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Henry T. Woodyard

Henry T. Woodyard, Tim R. Sass, Ishtiaque Fazlul.

Numerous studies have demonstrated a strong link between participation in pre-K programs and both short-term student achievement and positive later-life outcomes.  Existing evidence primarily stems from experimental studies of small-scale, high-quality programs conducted in the 1960s and 1970s and analyses of the federal Head Start program.  Meanwhile, evidence on state-funded pre-K programs, with no income restrictions, is scant and inconclusive.  Using enrollment lotteries for over-subscribed school-based sites in Georgia’s universal pre-K program, we analyze the impact of participation on elementary school outcomes.  Lottery winners enter kindergarten more prepared in both math and reading than non-winning peers. Gains fade by the end of kindergarten, and some negative achievement effects emerge by grade 4. Free-and-reduced-price meal (FRPM) students benefit more compared to non-FRPM students in later grades, suggesting greater benefits from attendance for disadvantaged students.  Although we find no effects for discipline, lottery winners had one fewer absence each grade after kindergarten.

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Jennifer Darling-Aduana, Henry T. Woodyard, Tim R. Sass, Sarah S. Barry.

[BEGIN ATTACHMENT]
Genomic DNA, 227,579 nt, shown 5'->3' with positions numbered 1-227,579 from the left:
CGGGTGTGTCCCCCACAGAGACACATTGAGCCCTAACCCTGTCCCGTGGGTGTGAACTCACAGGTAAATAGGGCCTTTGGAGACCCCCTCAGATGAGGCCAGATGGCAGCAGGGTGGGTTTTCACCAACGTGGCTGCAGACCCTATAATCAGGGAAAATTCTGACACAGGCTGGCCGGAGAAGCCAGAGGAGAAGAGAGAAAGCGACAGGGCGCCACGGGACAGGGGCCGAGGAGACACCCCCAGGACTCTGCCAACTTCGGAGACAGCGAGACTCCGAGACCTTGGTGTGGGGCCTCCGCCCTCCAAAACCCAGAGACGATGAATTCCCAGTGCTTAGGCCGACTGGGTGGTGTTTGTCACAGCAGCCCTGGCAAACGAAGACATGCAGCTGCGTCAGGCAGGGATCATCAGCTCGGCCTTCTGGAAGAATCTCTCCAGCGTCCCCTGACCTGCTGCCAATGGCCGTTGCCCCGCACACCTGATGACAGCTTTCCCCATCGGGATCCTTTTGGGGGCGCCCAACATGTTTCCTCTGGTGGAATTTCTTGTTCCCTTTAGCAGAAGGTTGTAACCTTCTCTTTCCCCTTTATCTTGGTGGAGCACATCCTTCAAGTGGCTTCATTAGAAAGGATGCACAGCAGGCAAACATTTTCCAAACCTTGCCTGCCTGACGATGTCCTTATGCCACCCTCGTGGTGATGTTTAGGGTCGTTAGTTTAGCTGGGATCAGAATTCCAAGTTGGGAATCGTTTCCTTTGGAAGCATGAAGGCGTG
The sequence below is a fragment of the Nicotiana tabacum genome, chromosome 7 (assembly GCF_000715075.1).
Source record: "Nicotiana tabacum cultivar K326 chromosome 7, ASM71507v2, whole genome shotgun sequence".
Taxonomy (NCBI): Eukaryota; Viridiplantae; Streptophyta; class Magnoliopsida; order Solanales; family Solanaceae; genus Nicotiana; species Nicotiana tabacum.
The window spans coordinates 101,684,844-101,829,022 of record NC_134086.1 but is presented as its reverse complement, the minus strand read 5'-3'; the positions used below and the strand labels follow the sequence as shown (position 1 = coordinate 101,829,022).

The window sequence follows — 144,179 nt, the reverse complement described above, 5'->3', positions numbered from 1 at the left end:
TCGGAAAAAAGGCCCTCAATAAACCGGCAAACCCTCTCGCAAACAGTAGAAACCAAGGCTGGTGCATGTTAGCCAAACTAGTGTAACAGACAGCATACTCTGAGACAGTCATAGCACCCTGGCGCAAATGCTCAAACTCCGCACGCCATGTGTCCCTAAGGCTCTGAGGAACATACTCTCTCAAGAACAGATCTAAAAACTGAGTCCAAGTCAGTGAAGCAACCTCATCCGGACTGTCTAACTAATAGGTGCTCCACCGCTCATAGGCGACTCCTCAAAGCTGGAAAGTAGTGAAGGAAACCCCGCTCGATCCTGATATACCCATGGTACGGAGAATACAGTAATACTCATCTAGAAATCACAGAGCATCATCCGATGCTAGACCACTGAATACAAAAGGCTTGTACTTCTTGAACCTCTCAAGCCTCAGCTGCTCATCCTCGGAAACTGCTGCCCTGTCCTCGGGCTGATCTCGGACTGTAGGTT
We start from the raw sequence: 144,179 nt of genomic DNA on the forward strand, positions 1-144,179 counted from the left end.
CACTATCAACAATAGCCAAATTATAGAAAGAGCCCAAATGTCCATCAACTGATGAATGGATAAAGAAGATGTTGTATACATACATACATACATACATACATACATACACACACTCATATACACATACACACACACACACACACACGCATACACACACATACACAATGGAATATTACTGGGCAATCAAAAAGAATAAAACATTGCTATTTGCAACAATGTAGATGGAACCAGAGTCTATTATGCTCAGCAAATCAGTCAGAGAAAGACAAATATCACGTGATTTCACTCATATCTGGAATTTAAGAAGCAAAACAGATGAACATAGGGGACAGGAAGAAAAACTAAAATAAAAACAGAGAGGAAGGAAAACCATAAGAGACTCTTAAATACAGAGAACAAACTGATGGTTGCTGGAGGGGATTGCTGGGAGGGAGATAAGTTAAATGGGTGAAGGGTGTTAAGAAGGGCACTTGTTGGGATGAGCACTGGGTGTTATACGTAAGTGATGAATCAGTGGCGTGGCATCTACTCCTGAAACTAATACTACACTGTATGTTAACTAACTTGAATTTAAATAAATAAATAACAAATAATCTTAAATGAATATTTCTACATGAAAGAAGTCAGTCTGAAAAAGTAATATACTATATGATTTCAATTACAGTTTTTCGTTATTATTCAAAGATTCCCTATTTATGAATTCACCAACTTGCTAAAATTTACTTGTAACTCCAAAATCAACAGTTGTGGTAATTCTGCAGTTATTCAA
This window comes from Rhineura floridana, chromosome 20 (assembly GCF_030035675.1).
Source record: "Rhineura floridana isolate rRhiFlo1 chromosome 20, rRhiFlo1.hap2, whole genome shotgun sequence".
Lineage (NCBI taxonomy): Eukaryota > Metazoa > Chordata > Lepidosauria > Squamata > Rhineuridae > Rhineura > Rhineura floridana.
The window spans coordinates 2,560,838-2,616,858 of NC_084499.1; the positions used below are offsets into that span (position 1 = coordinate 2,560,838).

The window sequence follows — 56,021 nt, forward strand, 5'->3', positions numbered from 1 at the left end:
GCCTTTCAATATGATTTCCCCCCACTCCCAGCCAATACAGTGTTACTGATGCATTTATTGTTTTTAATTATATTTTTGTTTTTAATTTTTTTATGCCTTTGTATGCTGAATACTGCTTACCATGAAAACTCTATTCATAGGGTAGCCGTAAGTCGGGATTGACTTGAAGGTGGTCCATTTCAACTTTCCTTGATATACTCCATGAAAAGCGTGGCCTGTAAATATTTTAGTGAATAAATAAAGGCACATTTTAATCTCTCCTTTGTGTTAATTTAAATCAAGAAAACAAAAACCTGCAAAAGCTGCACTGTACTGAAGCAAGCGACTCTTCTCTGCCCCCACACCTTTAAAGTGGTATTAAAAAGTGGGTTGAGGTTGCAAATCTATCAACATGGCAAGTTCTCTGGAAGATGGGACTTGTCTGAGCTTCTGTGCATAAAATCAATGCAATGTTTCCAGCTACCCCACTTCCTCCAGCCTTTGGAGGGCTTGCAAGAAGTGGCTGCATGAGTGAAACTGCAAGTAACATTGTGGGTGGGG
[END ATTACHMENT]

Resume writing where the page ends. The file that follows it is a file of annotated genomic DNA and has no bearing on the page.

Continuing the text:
The COVID-19 pandemic initially resulted in an unanticipated and near-universal shift from in-person to virtual instruction in spring 2020. During the 2020-21 school year, schools began to re-open and families were faced with decisions regarding the instructional mode for their children. We leverage administrative, survey, and virtual-learning data to examine the determinants of family learning-mode choice and the effects of virtual education on student engagement and academic achievement. Family preference for virtual (versus face-to-face) instruction was most highly associated with school-level infection rates and appeared relatively uniform within schools. We find that students who were assigned a higher proportion of instructional days in virtual mode experienced higher rates of attendance, but also negative student achievement growth compared to students who were assigned a higher proportion of instructional days in face-to-face mode. Students belonging to marginalized groups experienced more positive associations with attendance but were also more likely to experience lower student achievement growth when assigned a greater proportion of instructional days in virtual mode. Insights from this study can be used to better understand family preference as well as to target and refine virtual learning in a post-COVID-19 society.

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